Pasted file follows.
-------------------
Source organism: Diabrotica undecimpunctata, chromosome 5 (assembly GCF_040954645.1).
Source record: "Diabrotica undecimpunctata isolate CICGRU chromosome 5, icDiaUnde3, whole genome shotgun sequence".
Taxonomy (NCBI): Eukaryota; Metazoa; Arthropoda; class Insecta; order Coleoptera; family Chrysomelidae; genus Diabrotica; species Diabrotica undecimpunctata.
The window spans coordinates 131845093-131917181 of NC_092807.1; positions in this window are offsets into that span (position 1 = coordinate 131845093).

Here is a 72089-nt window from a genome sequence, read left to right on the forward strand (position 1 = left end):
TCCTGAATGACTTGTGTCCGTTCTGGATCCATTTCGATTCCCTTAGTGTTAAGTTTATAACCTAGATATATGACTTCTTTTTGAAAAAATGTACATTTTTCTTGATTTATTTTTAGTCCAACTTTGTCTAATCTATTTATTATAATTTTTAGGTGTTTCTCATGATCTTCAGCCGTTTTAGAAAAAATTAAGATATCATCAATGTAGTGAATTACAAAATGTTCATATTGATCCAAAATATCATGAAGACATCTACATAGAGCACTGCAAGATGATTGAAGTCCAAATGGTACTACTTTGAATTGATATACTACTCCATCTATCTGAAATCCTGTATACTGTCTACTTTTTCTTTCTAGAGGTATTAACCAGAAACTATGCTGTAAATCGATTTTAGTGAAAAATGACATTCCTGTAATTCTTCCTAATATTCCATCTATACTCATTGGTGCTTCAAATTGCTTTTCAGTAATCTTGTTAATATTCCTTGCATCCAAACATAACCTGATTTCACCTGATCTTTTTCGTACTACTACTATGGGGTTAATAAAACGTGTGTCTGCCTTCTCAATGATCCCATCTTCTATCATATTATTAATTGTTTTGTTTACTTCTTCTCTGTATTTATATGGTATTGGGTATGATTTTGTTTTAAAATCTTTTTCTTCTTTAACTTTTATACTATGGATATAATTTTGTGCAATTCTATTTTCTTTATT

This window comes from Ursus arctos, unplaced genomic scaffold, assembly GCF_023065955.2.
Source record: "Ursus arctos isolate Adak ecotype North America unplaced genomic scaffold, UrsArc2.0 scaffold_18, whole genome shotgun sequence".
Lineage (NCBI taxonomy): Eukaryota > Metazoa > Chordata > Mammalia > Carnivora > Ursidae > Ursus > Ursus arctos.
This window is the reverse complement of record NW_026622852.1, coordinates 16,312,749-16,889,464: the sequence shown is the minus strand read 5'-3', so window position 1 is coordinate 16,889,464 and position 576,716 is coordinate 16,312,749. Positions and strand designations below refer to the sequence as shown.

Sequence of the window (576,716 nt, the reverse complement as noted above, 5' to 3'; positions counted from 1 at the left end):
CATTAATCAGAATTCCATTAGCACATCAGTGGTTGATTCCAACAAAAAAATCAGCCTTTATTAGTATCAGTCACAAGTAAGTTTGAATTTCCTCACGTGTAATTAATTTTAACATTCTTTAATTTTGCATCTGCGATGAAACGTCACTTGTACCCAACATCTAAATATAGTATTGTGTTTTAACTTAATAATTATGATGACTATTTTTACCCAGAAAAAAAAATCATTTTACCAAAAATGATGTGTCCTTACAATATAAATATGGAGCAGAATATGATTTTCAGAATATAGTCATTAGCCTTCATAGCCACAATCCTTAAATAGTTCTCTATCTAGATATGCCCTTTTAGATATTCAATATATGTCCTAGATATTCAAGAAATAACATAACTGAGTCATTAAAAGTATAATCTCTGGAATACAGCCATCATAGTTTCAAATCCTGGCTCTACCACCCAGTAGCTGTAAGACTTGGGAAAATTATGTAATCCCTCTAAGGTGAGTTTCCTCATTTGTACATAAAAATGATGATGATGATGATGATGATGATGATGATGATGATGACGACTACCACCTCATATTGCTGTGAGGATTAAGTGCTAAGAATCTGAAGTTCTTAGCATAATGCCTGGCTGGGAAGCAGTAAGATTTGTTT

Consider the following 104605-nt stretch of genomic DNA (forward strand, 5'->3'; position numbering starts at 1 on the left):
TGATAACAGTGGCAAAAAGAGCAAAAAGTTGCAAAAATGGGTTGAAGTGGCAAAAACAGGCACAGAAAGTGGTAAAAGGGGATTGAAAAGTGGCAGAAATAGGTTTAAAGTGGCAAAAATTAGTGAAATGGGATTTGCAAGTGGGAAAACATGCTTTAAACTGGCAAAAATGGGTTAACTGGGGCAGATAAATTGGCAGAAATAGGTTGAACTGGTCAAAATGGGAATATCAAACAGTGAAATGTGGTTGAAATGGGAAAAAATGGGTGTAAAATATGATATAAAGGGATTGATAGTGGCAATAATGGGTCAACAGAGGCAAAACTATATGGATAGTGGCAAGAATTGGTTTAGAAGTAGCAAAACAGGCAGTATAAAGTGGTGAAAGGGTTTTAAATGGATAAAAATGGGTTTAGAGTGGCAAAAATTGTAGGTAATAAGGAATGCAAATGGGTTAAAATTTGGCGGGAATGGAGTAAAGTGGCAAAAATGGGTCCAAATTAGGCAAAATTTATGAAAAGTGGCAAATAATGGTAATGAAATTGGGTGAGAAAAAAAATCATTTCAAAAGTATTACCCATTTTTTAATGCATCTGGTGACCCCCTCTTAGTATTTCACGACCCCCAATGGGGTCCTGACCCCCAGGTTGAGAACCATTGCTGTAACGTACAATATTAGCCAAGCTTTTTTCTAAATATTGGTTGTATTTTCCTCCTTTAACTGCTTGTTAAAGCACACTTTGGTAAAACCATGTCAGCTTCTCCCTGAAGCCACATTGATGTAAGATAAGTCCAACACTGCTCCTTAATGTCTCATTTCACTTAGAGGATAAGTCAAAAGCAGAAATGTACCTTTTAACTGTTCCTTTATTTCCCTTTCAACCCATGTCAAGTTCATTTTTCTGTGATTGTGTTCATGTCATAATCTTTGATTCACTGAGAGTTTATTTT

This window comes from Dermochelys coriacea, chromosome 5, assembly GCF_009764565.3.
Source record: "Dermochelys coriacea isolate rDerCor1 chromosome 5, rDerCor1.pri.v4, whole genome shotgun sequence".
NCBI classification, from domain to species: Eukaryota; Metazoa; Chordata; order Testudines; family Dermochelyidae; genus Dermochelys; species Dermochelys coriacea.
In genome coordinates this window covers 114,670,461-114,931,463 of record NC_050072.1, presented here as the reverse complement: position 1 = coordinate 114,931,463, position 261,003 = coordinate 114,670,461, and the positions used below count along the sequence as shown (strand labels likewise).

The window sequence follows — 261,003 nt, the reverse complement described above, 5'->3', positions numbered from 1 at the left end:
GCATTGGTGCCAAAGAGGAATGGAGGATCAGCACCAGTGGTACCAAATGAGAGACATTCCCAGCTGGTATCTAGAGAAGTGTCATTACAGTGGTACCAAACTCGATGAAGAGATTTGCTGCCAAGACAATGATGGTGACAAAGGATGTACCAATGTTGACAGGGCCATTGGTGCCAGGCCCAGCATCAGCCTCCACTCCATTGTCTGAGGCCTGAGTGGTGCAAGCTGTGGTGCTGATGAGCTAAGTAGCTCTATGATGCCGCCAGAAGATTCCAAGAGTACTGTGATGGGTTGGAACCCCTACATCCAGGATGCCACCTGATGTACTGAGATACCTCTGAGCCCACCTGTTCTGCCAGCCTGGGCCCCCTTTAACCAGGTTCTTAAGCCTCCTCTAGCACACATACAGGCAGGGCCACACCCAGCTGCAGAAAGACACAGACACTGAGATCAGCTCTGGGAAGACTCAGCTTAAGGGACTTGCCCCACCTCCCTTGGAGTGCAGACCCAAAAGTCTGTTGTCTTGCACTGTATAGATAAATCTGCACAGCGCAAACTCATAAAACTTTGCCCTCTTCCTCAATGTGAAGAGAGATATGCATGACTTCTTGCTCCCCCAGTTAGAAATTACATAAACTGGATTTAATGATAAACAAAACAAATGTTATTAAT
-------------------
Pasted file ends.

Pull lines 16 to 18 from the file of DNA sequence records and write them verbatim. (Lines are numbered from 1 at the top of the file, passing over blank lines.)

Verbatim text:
Source record: "Dermochelys coriacea isolate rDerCor1 chromosome 5, rDerCor1.pri.v4, whole genome shotgun sequence".
NCBI classification, from domain to species: Eukaryota; Metazoa; Chordata; order Testudines; family Dermochelyidae; genus Dermochelys; species Dermochelys coriacea.
In genome coordinates this window covers 114,670,461-114,931,463 of record NC_050072.1, presented here as the reverse complement: position 1 = coordinate 114,931,463, position 261,003 = coordinate 114,670,461, and the positions used below count along the sequence as shown (strand labels likewise).